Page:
BP Plc and those affected by the devastating 2010 Gulf Oil Spill have been on opposite sides of a courtroom for years. But now the two parties agree on one thing: It’s time to reach a settlement.
The oil and gas giant and lawyers for more than 100,000 individuals and businesses hurt by the spill asked a federal judge Thursday to approve a proposed $7.8 billion settlement in the case. The two sides reached the deal in March, and it subsequently won approval from U.S. District Judge Carl Barbier in May, but Barbier called for a “fairness hearing” to allow claimants to voice possible objections to the settlement.
Thousands of plaintiffs—including restaurant and hotel owners, fishermen and Gulf residents who suffered economic losses or medical ailments in the wake of the spill—have opted out of the class action settlement. Attorneys for some of those plaintiffs spoke at the hearing.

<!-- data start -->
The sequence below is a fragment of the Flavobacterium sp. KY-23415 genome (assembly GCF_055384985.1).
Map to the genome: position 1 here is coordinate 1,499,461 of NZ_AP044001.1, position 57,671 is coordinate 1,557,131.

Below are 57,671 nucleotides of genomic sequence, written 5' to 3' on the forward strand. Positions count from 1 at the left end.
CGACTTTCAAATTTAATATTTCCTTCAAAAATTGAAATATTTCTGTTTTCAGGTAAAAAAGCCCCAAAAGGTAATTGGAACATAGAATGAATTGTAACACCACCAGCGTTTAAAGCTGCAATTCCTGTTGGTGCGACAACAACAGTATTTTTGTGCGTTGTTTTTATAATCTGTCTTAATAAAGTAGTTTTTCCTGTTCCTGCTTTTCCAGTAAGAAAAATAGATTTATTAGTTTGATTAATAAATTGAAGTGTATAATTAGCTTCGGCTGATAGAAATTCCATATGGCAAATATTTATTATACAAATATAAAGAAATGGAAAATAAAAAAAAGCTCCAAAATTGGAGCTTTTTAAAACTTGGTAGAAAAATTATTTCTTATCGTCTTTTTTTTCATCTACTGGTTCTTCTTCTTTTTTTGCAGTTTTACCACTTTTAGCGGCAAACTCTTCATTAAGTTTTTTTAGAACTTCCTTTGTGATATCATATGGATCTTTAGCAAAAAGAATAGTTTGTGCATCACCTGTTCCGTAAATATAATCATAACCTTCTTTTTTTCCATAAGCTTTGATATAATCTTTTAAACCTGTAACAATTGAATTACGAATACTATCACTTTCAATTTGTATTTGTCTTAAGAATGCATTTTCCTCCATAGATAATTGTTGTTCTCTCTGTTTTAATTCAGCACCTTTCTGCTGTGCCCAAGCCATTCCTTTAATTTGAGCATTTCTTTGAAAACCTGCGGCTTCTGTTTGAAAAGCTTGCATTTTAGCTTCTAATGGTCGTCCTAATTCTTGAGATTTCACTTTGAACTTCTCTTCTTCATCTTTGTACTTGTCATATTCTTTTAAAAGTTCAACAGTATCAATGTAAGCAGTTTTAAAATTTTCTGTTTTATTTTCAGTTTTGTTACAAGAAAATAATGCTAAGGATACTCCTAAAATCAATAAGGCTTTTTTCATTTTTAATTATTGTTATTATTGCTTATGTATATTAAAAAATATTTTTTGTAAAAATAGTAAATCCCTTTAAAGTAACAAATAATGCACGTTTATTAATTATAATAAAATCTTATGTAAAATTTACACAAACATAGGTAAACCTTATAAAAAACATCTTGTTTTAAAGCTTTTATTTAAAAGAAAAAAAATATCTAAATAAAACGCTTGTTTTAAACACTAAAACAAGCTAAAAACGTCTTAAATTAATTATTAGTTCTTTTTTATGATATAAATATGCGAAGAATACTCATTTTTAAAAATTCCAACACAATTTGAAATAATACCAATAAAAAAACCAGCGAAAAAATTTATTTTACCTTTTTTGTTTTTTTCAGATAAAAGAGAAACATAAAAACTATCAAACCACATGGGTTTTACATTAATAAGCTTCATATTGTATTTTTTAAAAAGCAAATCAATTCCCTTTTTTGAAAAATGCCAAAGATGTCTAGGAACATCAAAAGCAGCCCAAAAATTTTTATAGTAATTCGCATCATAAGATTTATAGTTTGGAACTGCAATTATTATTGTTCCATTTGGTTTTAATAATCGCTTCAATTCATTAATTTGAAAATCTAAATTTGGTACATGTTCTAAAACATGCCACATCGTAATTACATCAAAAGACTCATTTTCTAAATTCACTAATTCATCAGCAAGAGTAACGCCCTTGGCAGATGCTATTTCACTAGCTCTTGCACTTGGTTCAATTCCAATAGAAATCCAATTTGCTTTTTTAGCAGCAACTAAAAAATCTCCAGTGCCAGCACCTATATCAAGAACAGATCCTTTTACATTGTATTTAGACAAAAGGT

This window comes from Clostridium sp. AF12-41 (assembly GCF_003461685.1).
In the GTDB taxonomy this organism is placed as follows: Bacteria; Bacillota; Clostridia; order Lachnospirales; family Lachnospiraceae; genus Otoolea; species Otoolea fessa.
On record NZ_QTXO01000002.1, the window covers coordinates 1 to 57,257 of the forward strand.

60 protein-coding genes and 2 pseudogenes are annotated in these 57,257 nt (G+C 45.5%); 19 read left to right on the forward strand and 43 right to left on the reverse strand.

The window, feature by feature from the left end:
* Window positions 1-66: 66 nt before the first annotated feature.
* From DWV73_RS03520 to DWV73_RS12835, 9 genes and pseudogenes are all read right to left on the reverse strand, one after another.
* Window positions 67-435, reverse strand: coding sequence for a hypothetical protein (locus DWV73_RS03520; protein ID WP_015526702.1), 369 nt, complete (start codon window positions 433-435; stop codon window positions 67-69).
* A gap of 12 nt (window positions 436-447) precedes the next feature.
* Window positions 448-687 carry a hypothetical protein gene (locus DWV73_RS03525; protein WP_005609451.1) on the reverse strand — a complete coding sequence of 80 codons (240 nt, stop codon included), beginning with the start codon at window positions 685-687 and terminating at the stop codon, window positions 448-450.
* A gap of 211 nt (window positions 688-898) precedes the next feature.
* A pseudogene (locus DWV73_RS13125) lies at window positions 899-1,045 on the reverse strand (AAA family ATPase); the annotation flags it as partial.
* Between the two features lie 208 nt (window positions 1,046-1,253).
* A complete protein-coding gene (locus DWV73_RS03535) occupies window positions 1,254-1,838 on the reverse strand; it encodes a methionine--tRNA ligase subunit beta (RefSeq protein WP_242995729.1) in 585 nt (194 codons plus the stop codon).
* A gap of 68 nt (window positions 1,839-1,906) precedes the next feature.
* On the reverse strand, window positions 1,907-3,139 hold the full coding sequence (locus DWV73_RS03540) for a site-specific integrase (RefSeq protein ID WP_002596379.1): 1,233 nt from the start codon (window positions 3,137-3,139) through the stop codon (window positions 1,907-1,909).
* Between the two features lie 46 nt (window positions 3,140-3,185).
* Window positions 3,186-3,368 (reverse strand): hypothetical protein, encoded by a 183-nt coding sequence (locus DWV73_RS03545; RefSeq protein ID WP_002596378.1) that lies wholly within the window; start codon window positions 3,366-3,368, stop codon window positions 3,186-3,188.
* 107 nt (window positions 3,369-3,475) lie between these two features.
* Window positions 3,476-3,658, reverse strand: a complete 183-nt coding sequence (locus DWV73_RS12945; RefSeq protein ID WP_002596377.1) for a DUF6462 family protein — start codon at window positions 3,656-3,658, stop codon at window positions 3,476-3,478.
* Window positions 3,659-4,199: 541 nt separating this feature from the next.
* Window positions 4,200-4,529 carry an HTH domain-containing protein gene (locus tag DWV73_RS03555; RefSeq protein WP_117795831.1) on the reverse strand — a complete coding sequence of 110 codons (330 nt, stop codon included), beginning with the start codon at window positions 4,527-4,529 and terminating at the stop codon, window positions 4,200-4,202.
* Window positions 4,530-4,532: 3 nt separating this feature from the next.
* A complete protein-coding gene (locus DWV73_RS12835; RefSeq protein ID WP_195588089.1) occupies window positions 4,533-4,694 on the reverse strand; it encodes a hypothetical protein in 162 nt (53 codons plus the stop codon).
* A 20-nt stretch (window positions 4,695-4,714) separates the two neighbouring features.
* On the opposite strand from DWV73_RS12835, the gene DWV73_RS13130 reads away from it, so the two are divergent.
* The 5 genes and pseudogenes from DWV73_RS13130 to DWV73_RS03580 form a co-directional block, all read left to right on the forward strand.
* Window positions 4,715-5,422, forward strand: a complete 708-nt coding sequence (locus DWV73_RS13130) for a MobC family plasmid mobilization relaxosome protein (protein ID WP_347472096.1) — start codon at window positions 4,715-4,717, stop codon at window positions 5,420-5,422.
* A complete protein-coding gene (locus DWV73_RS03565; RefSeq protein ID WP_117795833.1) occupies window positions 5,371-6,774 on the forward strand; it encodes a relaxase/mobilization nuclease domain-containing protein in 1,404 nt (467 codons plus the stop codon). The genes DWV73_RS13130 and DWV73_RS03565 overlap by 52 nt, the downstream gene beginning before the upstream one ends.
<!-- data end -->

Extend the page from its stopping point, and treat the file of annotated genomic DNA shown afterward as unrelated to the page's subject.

Although Barbier did not immediately rule on the settlement, he seemed to signal that he is leaning in favor of the deal, saying that some of the objections were “not made in good faith and bordered on being frivolous.”
BP estimates that it will pay out $7.8 billion as part of the settlement, but since the damages are uncapped, the total cost could exceed that amount. In addition, the company still faces civil and criminal claims from the U.S. government, several Gulf states and its drilling partners.
Read more at Thomson Reuters.
For more InsideCounsel coverage of BP and other oil companies, see: